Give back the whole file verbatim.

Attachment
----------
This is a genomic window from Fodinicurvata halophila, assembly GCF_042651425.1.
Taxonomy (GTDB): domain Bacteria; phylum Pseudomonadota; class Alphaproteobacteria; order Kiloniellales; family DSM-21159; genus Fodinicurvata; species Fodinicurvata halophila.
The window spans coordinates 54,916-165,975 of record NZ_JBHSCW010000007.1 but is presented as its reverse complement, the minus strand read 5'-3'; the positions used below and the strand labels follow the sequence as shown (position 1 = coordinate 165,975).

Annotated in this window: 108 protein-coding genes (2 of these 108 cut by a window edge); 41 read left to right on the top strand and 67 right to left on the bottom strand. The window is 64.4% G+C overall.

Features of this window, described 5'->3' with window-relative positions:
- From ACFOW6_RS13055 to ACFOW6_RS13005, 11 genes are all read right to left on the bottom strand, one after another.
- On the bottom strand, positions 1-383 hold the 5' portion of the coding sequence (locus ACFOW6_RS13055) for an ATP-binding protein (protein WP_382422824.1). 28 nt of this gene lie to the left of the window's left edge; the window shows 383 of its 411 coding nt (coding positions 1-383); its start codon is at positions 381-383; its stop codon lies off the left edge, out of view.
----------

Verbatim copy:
This is a genomic window from Fodinicurvata halophila, assembly GCF_042651425.1.
Taxonomy (GTDB): domain Bacteria; phylum Pseudomonadota; class Alphaproteobacteria; order Kiloniellales; family DSM-21159; genus Fodinicurvata; species Fodinicurvata halophila.
The window spans coordinates 54,916-165,975 of record NZ_JBHSCW010000007.1 but is presented as its reverse complement, the minus strand read 5'-3'; the positions used below and the strand labels follow the sequence as shown (position 1 = coordinate 165,975).

Annotated in this window: 108 protein-coding genes (2 of these 108 cut by a window edge); 41 read left to right on the top strand and 67 right to left on the bottom strand. The window is 64.4% G+C overall.

Features of this window, described 5'->3' with window-relative positions:
- From ACFOW6_RS13055 to ACFOW6_RS13005, 11 genes are all read right to left on the bottom strand, one after another.
- On the bottom strand, positions 1-383 hold the 5' portion of the coding sequence (locus ACFOW6_RS13055) for an ATP-binding protein (protein WP_382422824.1). 28 nt of this gene lie to the left of the window's left edge; the window shows 383 of its 411 coding nt (coding positions 1-383); its start codon is at positions 381-383; its stop codon lies off the left edge, out of view.